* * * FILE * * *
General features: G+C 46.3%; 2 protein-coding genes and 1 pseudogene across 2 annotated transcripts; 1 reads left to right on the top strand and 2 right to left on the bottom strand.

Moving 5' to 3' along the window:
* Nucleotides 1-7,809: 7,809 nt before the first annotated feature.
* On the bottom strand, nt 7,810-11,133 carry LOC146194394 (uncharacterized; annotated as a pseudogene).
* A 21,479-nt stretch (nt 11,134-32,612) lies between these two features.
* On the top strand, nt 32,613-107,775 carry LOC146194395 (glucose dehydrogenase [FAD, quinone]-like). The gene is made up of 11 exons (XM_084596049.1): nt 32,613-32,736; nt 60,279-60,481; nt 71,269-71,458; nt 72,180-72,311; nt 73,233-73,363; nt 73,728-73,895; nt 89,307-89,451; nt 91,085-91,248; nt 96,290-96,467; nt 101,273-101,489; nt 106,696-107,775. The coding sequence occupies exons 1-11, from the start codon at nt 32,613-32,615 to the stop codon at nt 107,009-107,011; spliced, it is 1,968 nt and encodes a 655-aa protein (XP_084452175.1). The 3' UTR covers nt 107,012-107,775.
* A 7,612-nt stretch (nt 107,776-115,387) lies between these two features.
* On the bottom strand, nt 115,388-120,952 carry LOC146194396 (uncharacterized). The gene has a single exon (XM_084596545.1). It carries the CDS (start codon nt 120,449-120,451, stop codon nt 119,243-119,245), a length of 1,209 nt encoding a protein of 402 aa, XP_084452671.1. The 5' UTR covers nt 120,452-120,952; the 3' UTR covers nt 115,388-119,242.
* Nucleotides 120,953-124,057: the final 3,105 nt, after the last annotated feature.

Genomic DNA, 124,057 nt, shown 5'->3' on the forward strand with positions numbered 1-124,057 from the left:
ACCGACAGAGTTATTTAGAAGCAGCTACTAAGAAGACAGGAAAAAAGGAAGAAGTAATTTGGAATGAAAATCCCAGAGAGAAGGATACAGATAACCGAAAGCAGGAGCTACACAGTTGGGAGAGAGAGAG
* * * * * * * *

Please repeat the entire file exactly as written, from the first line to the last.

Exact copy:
General features: G+C 46.3%; 2 protein-coding genes and 1 pseudogene across 2 annotated transcripts; 1 reads left to right on the top strand and 2 right to left on the bottom strand.

Moving 5' to 3' along the window:
* Nucleotides 1-7,809: 7,809 nt before the first annotated feature.
* On the bottom strand, nt 7,810-11,133 carry LOC146194394 (uncharacterized; annotated as a pseudogene).
* A 21,479-nt stretch (nt 11,134-32,612) lies between these two features.
* On the top strand, nt 32,613-107,775 carry LOC146194395 (glucose dehydrogenase [FAD, quinone]-like). The gene is made up of 11 exons (XM_084596049.1): nt 32,613-32,736; nt 60,279-60,481; nt 71,269-71,458; nt 72,180-72,311; nt 73,233-73,363; nt 73,728-73,895; nt 89,307-89,451; nt 91,085-91,248; nt 96,290-96,467; nt 101,273-101,489; nt 106,696-107,775. The coding sequence occupies exons 1-11, from the start codon at nt 32,613-32,615 to the stop codon at nt 107,009-107,011; spliced, it is 1,968 nt and encodes a 655-aa protein (XP_084452175.1). The 3' UTR covers nt 107,012-107,775.
* A 7,612-nt stretch (nt 107,776-115,387) lies between these two features.
* On the bottom strand, nt 115,388-120,952 carry LOC146194396 (uncharacterized). The gene has a single exon (XM_084596545.1). It carries the CDS (start codon nt 120,449-120,451, stop codon nt 119,243-119,245), a length of 1,209 nt encoding a protein of 402 aa, XP_084452671.1. The 5' UTR covers nt 120,452-120,952; the 3' UTR covers nt 115,388-119,242.
* Nucleotides 120,953-124,057: the final 3,105 nt, after the last annotated feature.

Genomic DNA, 124,057 nt, shown 5'->3' on the forward strand with positions numbered 1-124,057 from the left:
ACCGACAGAGTTATTTAGAAGCAGCTACTAAGAAGACAGGAAAAAAGGAAGAAGTAATTTGGAATGAAAATCCCAGAGAGAAGGATACAGATAACCGAAAGCAGGAGCTACACAGTTGGGAGAGAGAGAG